The Irish-born pianist John Field had studied with Clementi, and he dedicated his first works, piano sonatas, to  his famous teacher.   But it was the Eighteen Nocturnes which made his reputation, and Liszt wrote a fine introduction to the first edition.   The nocturne  set up a mood and an atmosphere, and it appealed directly to the listener  to share an emotion.   It is most often a sadness,  a longing, or searching.    They serve as a prelude to Chopin’s Nocturnes.   The Nocturne in B Flat is one of Field’s   best-known pieces. 
          Frédéric Chopin changed forever the way composers would write for the piano.   In his  smaller works for piano, Chopin is at his best.  He found he could express himself through the piano, and did not use other genres.   He perfected the nocturne.   The Nocturne in E Flat  creates a dreamy, nostalgic, hopeful atmosphere, and then erupts into a rebellious tirade which diminishes into a peaceful, resigned, ending. 

          Francis Poulenc  may prove to be the most enduring of the group, “Les Six.”  He created  melodies that would have challenged what was considered appropriate for Parisian music halls.   The Nocturne No. 1 in C from Huit Nocturnes   is fresh and unpretentious, and is written in a melodic, richly harmonic style.     No. 4, in C Minor, the Phantom Ball, creates a wonderful musical vision.   The inscription reads:  “Throughout the house no note of the waltzes or scottishes  was lost, so that from his bed the patient could share in the party and dream of the good years of his youth.”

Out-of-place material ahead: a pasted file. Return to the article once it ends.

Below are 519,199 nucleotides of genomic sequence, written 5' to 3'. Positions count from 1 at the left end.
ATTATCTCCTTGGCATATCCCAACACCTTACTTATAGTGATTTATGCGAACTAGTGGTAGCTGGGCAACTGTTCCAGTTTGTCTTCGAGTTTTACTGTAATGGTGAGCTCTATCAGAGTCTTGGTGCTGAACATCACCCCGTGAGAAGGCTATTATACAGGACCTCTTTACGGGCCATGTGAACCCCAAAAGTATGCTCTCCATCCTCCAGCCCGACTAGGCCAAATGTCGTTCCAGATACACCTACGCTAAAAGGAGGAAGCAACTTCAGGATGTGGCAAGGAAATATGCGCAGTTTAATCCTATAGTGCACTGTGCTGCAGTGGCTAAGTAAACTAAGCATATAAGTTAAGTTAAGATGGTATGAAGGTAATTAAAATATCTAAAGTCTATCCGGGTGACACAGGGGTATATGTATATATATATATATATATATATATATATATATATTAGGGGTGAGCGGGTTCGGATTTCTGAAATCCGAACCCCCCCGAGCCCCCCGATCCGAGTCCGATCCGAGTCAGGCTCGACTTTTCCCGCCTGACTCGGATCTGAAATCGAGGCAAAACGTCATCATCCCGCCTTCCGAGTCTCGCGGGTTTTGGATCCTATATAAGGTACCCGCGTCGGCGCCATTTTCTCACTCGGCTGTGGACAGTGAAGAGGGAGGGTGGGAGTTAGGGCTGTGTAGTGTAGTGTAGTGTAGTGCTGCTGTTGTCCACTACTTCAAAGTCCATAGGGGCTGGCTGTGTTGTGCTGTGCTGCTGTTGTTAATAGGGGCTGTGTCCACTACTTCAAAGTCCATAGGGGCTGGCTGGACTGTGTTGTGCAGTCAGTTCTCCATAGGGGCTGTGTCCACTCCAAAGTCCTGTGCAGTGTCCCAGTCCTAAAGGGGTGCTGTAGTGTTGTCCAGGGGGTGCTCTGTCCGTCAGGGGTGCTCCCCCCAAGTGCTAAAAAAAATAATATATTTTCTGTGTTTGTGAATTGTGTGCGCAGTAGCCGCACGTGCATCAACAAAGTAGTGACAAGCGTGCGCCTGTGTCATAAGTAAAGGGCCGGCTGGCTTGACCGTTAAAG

At the age of nine, Samuel Barber knew he wanted to become a composer.    He wrote to his Mother:  “ I was not meant to be an athlete. I was meant to be a composer, and will be I’m sure. I’ll ask you one more thing.—Don’t ask me to try to forget this  thing and go play football.—Please—Sometimes I’ve been worrying about this so much that it makes me mad (not very).”
           Samuel Barber’s instant claim to fame was the  Adagio for Strings played for the John F. Kennedy funeral.  Barber studied J. S. Bach intensively, and his compositional style has been lauded for its musical logic, sense of architectural design, effortless melodic gift, and direct emotional appeal.
          Barber received numerous awards, including two Pulitzers,  the Prix de Rome,  and was elected to the American Academy of Arts and Letters.     The Nocturne, which is dedicated to John Field,  is written with a nineteenth-century melody and twentieth-century harmonies.